HPE GreenLake: Security by Design

Against this backdrop of heightened cybercrime activity, organizations are more vulnerable as the proliferation of platforms, internet-of-things (IoT) devices, and cloud applications has created an expanded attack surface and widened security gaps. A new security-by-design approach infuses security practices and capabilities directly into new systems as they are built — versus addressing security requirements later as an afterthought. 

An organization’s approach to security must also scale at the speed of digital transformation. This means that security must be automated and integrated directly into continuous-integration/continuous-delivery (CI/CD) pipelines, ensuring that safeguards are applied consistently across workloads, no matter where data resides. This also makes it easier for developers to create secure code. As organizations grapple with additional complexity challenges, they need access to third-party security experts to close any internal security gaps.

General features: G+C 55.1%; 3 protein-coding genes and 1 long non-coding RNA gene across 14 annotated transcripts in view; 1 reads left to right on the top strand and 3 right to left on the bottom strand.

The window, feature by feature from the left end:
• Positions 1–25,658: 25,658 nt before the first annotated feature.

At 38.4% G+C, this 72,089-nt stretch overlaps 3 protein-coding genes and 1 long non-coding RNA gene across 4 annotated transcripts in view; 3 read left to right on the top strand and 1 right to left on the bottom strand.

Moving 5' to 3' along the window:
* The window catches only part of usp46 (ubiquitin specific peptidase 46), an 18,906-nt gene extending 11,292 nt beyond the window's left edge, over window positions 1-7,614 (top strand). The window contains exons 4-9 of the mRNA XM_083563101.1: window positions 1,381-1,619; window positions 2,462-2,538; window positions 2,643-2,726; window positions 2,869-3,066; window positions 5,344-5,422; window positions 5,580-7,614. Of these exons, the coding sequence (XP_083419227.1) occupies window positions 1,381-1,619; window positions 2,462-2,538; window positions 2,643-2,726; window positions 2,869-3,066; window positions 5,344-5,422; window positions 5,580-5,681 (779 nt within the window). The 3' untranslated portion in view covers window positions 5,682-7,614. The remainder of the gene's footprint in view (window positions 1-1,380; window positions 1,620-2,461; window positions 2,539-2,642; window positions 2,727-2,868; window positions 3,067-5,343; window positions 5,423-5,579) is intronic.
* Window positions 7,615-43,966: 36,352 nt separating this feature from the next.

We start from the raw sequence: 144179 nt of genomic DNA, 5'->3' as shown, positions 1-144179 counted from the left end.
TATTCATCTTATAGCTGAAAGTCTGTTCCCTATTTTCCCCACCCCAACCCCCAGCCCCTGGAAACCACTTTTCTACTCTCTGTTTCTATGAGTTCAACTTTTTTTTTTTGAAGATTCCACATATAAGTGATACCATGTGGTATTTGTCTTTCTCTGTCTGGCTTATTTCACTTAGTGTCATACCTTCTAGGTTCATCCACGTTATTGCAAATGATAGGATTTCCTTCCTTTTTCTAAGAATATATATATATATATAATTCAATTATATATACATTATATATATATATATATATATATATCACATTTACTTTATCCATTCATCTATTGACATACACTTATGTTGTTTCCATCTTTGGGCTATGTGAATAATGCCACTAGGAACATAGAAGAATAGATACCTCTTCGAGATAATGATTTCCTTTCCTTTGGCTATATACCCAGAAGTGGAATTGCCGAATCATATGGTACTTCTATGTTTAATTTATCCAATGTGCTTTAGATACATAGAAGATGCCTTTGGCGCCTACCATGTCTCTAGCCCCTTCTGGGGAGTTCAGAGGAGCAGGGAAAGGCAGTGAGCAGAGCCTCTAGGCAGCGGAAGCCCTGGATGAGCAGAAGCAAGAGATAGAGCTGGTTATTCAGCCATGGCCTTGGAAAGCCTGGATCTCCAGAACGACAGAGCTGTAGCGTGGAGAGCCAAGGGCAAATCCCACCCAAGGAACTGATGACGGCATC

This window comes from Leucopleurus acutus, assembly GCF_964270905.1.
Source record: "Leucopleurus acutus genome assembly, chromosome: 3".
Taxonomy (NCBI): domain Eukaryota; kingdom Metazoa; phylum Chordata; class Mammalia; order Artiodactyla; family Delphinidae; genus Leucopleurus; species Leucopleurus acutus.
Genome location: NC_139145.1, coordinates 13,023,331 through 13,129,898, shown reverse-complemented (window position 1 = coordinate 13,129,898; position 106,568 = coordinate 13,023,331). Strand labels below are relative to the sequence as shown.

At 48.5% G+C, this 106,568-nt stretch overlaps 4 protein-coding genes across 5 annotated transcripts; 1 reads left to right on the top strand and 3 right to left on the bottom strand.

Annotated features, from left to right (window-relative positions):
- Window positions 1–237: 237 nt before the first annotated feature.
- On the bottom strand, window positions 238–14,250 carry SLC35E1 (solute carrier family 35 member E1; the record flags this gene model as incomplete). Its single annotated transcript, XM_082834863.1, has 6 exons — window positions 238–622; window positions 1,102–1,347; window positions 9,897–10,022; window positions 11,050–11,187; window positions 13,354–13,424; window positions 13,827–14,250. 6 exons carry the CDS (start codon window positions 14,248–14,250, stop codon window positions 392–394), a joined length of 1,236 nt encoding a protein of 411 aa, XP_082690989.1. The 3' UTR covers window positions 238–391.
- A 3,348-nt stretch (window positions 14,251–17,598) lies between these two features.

The HPE GreenLake security-shared-responsibility model differs from that of the typical cloud provider, because the as-a-service platform delivers a public cloud experience everywhere, including in a company’s private data center and/or in a shared colocation facility. The company or colocation provider maintains responsibility for securing the connectivity and physical data center, and HPE’s responsibilities vary, depending on the chosen HPE GreenLake consumption model. For example:

In a bare metal model, HPE is responsible for securing the HPE GreenLake infrastructure and cloud experience, but the customer takes ownership of everything on top of that infrastructure, including the operating system (OS), hypervisor, container orchestration, applications, and more.